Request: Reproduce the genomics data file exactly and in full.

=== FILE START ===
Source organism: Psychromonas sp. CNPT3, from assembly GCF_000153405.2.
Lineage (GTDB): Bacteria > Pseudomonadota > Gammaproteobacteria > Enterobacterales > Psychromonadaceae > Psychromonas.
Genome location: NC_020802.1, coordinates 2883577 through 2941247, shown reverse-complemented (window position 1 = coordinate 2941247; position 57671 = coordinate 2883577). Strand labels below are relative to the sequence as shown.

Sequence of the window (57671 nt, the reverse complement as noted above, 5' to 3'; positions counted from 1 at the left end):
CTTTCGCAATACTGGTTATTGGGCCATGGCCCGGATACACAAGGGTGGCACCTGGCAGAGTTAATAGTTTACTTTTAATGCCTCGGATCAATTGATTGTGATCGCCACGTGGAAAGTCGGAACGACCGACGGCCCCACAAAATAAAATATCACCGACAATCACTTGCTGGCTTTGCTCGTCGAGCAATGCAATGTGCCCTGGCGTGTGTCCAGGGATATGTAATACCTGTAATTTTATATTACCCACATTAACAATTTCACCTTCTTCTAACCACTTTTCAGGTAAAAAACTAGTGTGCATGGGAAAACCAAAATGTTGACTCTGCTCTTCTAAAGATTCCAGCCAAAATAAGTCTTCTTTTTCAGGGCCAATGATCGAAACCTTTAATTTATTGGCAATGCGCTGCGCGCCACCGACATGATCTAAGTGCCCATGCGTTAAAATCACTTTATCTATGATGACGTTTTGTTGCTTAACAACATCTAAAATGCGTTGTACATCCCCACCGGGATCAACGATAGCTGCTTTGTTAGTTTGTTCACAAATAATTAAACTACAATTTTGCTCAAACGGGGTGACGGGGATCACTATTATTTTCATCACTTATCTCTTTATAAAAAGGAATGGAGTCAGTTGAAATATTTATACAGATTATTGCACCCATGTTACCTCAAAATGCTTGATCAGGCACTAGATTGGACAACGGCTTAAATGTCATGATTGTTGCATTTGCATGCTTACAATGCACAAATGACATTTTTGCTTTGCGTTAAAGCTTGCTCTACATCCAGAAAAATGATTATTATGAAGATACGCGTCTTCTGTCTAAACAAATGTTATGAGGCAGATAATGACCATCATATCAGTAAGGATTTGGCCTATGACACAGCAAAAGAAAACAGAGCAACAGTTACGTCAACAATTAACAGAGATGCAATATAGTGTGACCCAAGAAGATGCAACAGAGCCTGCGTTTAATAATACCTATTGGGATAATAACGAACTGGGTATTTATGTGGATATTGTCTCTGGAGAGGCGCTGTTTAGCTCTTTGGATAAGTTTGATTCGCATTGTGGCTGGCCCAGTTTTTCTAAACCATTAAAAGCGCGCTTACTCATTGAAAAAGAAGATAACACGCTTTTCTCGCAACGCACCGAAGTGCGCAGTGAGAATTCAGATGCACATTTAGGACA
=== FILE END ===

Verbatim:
Source organism: Psychromonas sp. CNPT3, from assembly GCF_000153405.2.
Lineage (GTDB): Bacteria > Pseudomonadota > Gammaproteobacteria > Enterobacterales > Psychromonadaceae > Psychromonas.
Genome location: NC_020802.1, coordinates 2883577 through 2941247, shown reverse-complemented (window position 1 = coordinate 2941247; position 57671 = coordinate 2883577). Strand labels below are relative to the sequence as shown.

Sequence of the window (57671 nt, the reverse complement as noted above, 5' to 3'; positions counted from 1 at the left end):
CTTTCGCAATACTGGTTATTGGGCCATGGCCCGGATACACAAGGGTGGCACCTGGCAGAGTTAATAGTTTACTTTTAATGCCTCGGATCAATTGATTGTGATCGCCACGTGGAAAGTCGGAACGACCGACGGCCCCACAAAATAAAATATCACCGACAATCACTTGCTGGCTTTGCTCGTCGAGCAATGCAATGTGCCCTGGCGTGTGTCCAGGGATATGTAATACCTGTAATTTTATATTACCCACATTAACAATTTCACCTTCTTCTAACCACTTTTCAGGTAAAAAACTAGTGTGCATGGGAAAACCAAAATGTTGACTCTGCTCTTCTAAAGATTCCAGCCAAAATAAGTCTTCTTTTTCAGGGCCAATGATCGAAACCTTTAATTTATTGGCAATGCGCTGCGCGCCACCGACATGATCTAAGTGCCCATGCGTTAAAATCACTTTATCTATGATGACGTTTTGTTGCTTAACAACATCTAAAATGCGTTGTACATCCCCACCGGGATCAACGATAGCTGCTTTGTTAGTTTGTTCACAAATAATTAAACTACAATTTTGCTCAAACGGGGTGACGGGGATCACTATTATTTTCATCACTTATCTCTTTATAAAAAGGAATGGAGTCAGTTGAAATATTTATACAGATTATTGCACCCATGTTACCTCAAAATGCTTGATCAGGCACTAGATTGGACAACGGCTTAAATGTCATGATTGTTGCATTTGCATGCTTACAATGCACAAATGACATTTTTGCTTTGCGTTAAAGCTTGCTCTACATCCAGAAAAATGATTATTATGAAGATACGCGTCTTCTGTCTAAACAAATGTTATGAGGCAGATAATGACCATCATATCAGTAAGGATTTGGCCTATGACACAGCAAAAGAAAACAGAGCAACAGTTACGTCAACAATTAACAGAGATGCAATATAGTGTGACCCAAGAAGATGCAACAGAGCCTGCGTTTAATAATACCTATTGGGATAATAACGAACTGGGTATTTATGTGGATATTGTCTCTGGAGAGGCGCTGTTTAGCTCTTTGGATAAGTTTGATTCGCATTGTGGCTGGCCCAGTTTTTCTAAACCATTAAAAGCGCGCTTACTCATTGAAAAAGAAGATAACACGCTTTTCTCGCAACGCACCGAAGTGCGCAGTGAGAATTCAGATGCACATTTAGGACA